UK banks fade on global stage

UK banks continue to lose their global position as Chinese banks power ahead, according to The Banker’s latest ranking of Top 1000 banks. HSBC fell from fifth place to ninth, Barclays from 12th to 13th and Royal Bank of Scotland from 15th to 18th as they restructured and slimmed down in the wake of the financial crisis. The ranking is based on capital strength.

Brian Caplen, editor of The Banker, said: “At one time several UK banks were among a handful of truly global players. But since the financial crisis they have reduced their scope and are focusing on a fewer areas in a bid to restore profitability. We may have seen the end of the UK-based global bank.”

By contrast, UK banks which focus only on the domestic market are holding steady – Lloyds stayed in 22nd position and Nationwide rose from 119th to 105th.

Chinese banks continue to improve their position. ICBC topped the ranking for the third year in a row. China now has three banks in the top five, with Bank of China moving from seventh place to fourth and China Construction Bank staying in second place. Agricultural Bank of China moved up from ninth place to sixth.

Chinese banks also make the most profits. The top four Chinese banks have the highest profits in the world, and collectively Chinese banks make 1.75 times the amount US banks make and almost 10 times UK profits. In 2008, UK banks made more than Chinese banks.

The restructuring of UK banks has also had a negative impact on employment. HSBC, which recently announced a further 50,000 job losses, has reduced its global workforce by nearly 8% since 2011. Most major UK banks have cut staff since the financial crisis while the major Chinese banks have been hiring. ICBC alone now has more employees that the entire UK banking sector.

Profits and returns at UK banks are slowly recovering, although they are well below their pre-crisis levels. Total pre-tax profits increased by 49% to $32.5bn but are still only one-third of their peak performance in 2007. Return on capital is 7.31%, which is half the levels in the Middle East and North America and one-third of the levels in Africa and Latin America.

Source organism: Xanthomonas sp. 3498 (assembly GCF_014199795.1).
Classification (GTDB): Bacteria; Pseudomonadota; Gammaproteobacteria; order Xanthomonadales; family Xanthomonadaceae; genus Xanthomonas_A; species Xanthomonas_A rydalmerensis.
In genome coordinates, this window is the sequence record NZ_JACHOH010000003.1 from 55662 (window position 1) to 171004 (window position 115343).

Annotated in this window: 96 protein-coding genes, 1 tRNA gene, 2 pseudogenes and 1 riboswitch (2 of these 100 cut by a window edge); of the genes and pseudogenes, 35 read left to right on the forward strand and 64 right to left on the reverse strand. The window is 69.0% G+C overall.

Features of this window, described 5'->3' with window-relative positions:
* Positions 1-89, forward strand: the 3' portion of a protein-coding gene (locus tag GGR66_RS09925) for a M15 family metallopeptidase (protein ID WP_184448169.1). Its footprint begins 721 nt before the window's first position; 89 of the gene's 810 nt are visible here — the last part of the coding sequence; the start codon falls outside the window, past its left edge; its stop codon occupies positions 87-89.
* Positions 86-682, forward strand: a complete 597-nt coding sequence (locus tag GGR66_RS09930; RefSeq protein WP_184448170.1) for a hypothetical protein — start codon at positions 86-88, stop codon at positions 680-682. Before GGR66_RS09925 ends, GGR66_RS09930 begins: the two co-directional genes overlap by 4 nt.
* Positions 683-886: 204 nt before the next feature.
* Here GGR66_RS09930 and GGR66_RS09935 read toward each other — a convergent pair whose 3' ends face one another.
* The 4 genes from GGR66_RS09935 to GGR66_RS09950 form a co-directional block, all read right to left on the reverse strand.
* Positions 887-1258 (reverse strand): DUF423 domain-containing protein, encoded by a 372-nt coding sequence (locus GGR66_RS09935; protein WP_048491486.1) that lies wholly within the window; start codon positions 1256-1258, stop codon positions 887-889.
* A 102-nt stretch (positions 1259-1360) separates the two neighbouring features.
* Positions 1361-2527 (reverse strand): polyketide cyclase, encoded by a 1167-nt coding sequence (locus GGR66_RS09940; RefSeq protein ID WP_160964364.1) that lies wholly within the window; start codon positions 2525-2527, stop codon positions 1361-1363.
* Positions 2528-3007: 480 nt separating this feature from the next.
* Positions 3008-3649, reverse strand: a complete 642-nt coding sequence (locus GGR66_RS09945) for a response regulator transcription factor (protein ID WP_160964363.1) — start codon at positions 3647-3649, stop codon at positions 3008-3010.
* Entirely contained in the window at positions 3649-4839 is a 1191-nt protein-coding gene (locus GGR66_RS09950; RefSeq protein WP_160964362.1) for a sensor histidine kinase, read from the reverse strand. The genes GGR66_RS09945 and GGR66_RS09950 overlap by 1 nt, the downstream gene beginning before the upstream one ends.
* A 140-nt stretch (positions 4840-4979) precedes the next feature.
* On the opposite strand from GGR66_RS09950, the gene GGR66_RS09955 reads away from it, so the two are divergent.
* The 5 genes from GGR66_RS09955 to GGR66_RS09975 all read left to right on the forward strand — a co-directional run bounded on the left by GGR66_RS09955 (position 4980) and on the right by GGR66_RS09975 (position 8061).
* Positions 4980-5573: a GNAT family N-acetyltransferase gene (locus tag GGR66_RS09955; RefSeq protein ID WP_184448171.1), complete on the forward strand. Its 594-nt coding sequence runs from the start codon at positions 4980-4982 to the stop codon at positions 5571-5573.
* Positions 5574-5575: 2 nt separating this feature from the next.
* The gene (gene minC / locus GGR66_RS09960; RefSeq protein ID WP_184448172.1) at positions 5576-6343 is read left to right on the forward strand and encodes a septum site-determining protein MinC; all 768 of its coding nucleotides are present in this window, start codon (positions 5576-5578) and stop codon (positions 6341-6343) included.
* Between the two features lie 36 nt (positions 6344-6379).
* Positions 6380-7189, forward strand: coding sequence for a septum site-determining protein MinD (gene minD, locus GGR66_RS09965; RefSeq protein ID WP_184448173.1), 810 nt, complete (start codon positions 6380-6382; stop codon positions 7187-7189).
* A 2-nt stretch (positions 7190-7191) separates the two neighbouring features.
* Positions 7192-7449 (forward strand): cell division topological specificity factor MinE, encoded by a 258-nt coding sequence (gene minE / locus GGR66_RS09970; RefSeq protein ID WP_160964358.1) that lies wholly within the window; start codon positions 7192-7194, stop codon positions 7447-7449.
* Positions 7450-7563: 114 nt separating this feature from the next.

UK banks are doing better than eurozone banks, where the return on capital is a meagre 4.61% despite a 123% increase in profits. The countries with the worst overall banking losses were all in the eurozone – Greece, Italy, Portugal, Austria and Cyprus – as were the top 10 banks with largest losses. Italy’s Banca Monte dei Paschi di Siena recorded the largest losses worldwide at €7.7bn.

“With the UK holding an EU membership referendum, the concern must be that while the EU desperately needs reform, it will be too preoccupied with its own issues to properly consider arguments made by the UK government,” says Mr Caplen.


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About The Banker:

The Banker is the world's premier banking and finance resource, providing global financial intelligence since 1926. 

The Banker is the key source of data and analysis for the industry. The Banker’s Top 1000 World Banks ranking has been setting the industry benchmark since 1970, providing comprehensive intelligence about the health and wealth of the banking sector. To find out more visit

Brian Caplen has been a financial and business journalist for more than 25 years. He has worked in Hong Kong and the Middle East and reported from all over the world. He joined The Banker in 2000 and became editor in 2003.

About The Banker Database:

The Banker Database provides comprehensive financial data, news feeds and executive contact data on the leading banks in every country. Our data has been standardised for regional reporting and regulatory variations, and forms the basis of The Banker's monthly bank rankings. 

Over the past five decades our rankings have become the industry standard for measuring bank performance and strength. The database tracks banks in more than 190 jurisdictions representing 90% of the world’s total banking assets. To find out more about The Banker Database visit

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The Banker Top 1000 World Banks 2015

Top 1000 World Banks ranking

Top 1000 World Bank 2015 results

The Banker's editor Brian Caplen reviews the main findings of the 2015 Top 1000 World Banks results.  

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